In Bengal politics, caste comes knocking

As SC/STs assert themselves, both TMC, BJP realise the communities’ importance.

 |  4-minute read |   04-10-2018
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Caste has never been an issue in Bengal politics. But the same cannot be said about the state in the elections to follow. With the way SCs and Adivasis are converging under an umbrella organisation — Bharat Jakat Majhi Pargana Mahal (BJMPM) — in Bengal and the adjacent states, it is not too hard to guess that the SCs and the STs want to be heard and treated as an independent entity in the political matrix.

Bharat Jakat Majhi Pargana MahalThe Bharat Jakat Majhi Pargana Mahal made its presence felt through a rail roko protest on September 23. (Photo: Twitter) 

The recent 22-hour ‘rail roko’— organised by the BJMPM on September 23, which immobilised traffic along the South Eastern Railways — showed the country that the SC-ST combine can throw a big challenge. It was in some ways an eye-opener for Bengal, which for the first time came face-to-face with the angst of the Adivasis.

While the demands did not seem too major — recognition of Santhali language in high schools, universities and appointment of Santhali teachers in educational institutes — in reality, it was giving a signal of class consciousness. It was also a warning that the SCs/STs cannot be taken for granted.

After Mamata Banerjee came to power in 2011, she had been perceptive to the needs of the people of the backward classes. She ensured that they were engaged enough not to be distracted by other factors. This was because the Maoists set foot in Bengal in the last leg of the Left Front rule, taking advantage of the grievances of the locals. The initial dole politics that Mamata started for the people of the backward areas of Bankura, Purulia, West Midnapore, etc. were lapped up and the 27 per cent SC/ST population in the state voted for Trinamool Congress in the subsequent elections.

But the political situation started changing from 2016.

Corruption in the supply chain of doles, coupled with extortion by political leaders and their henchmen, made the beneficiaries realise that they would always be at the mercy of someone in power. The need for resurgence as a class, caste and tribe was exceedingly felt as Adivasi and SC leaders cropped up.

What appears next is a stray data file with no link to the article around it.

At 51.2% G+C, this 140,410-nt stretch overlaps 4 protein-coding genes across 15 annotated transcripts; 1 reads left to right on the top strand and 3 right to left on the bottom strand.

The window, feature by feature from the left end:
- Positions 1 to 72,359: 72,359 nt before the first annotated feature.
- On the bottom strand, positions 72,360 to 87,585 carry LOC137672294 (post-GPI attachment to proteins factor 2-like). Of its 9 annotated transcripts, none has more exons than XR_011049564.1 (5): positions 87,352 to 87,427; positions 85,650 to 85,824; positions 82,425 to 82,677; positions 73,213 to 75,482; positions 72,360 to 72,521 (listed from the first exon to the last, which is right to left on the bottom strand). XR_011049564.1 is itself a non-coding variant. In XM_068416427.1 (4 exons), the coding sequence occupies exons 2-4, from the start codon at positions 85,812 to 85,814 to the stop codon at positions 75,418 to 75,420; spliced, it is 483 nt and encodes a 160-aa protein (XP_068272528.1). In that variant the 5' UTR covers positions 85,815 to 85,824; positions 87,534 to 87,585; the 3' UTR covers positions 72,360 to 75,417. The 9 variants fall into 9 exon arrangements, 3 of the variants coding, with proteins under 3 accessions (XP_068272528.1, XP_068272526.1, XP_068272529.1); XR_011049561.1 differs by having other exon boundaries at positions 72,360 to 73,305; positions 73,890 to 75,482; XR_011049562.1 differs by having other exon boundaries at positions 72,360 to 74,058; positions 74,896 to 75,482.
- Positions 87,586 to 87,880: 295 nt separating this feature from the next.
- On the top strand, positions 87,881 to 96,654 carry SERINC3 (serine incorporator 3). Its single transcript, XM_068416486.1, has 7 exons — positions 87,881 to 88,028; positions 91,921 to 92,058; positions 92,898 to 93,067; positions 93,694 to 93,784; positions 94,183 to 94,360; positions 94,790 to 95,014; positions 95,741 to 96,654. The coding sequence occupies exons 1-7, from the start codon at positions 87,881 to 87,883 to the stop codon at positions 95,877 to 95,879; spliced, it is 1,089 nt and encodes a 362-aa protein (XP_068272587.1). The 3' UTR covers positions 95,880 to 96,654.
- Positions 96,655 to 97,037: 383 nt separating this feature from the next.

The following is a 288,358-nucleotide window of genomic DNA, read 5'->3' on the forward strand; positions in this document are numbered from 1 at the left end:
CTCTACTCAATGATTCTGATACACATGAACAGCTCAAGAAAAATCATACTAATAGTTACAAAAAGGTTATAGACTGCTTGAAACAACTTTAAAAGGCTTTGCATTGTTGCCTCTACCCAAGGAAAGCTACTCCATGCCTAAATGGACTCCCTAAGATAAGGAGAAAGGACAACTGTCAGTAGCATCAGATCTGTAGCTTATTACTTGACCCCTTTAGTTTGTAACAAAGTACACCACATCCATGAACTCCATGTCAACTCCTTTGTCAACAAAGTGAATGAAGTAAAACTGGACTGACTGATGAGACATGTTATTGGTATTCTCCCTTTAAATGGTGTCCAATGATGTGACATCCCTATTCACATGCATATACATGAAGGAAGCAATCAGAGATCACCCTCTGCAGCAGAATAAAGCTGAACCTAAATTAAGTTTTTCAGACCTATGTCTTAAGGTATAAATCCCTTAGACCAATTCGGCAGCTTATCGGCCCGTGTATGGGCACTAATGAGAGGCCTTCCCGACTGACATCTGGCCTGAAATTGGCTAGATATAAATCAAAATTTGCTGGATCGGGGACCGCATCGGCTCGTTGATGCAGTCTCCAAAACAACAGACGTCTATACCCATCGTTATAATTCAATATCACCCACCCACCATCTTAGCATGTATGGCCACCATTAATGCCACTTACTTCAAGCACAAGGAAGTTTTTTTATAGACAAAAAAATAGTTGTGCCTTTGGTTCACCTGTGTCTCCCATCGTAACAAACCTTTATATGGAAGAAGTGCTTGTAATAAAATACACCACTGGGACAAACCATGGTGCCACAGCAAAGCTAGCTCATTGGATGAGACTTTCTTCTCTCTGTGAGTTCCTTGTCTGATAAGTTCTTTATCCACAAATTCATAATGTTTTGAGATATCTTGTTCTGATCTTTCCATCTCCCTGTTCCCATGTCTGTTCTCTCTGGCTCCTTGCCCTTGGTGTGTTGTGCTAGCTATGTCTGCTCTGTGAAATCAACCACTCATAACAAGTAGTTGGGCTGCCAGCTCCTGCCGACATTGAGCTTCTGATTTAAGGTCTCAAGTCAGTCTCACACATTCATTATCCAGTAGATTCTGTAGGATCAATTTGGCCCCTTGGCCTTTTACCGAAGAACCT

After Mamata Banerjee came to power in 2011, she had been perceptive to the needs of the people of the backward classes.After Mamata Banerjee came to power in 2011, she had been perceptive to the needs of the people of the backward classes. (Photo: PTI/file)

In the panchayat polls in May, Bengal for the first time witnessed the rise of the saffron party BJP in the tribal belt of western part and north Bengal. A party primarily known to be for the upper castes and the bania class was looking for an access to the tribals with tall promises, and partly succeeding because of the political manoeuvring.

Having realised the danger of allowing saffronisation of the SC/STs, Mamata convened a meeting with their leaders, and prescribed a long list of solutions. Local men were involved in welfare schemes to check the rise of exploitive intermediary classes.

At a time when Mamata was hoping that her balm for the backward classes was beginning to work, the ‘rail-roko’ and its success derailed her complacency.

Even the BJP’s access into the tribal belt happened with the help of the party’s social wings, with the RSS at the helm. By setting up schools, health clinics and welfare camps, the RSS not only succeeded in winning the Good Samaritan tag, it also helped in opening the door for the BJP to reap political dividends.

There were even talks that frequent tribal eruptions were the handiwork of the saffron party looking to destabilise the political situation. Talks of the BJP taking the help of armed Maoists from Jharkhand to stoke the fire in the western part of the state were also doing the rounds. This may be a matter of debate, but the fact that political changes are happening is for all to see.

Recently, SC leader Jignesh Mevani was in Bengal to attend functions organised by the Bharat Jakat Majhi Pargana Mahal. He addressed a few gatherings and had a long discussion with the Manjhi or Santhali headman. After the meeting, he dropped in to meet Mamata Banerjee. Mamata requested him to be present at the rally that she’s planning in January 2019, with all the parties opposing the BJP. Mevani’s presence would send out a clear message that the SC leader was with the Trinamool Congress.

Recently, SC leader Jignesh Mevani met Mamata Banerjee in Bengal. Recently, SC leader Jignesh Mevani met Mamata Banerjee in Bengal.

Apart from ensuring Mevani’s presence, what Mamata managed to do was tell the SC leader that the consolidation of backward votes in favour of the Trinamool Congress in Bengal was the need of the hour to defeat the “fascist” BJP; for she was the only one who has struggled and slogged for the poor and the downtrodden.

(Courtesy of Mail Today)

Also read: From bowl to ballot: At Kolkata’s food festivals, the latest flavour is politics


Romita Datta Romita Datta

The writer is Associate Editor, India Today.

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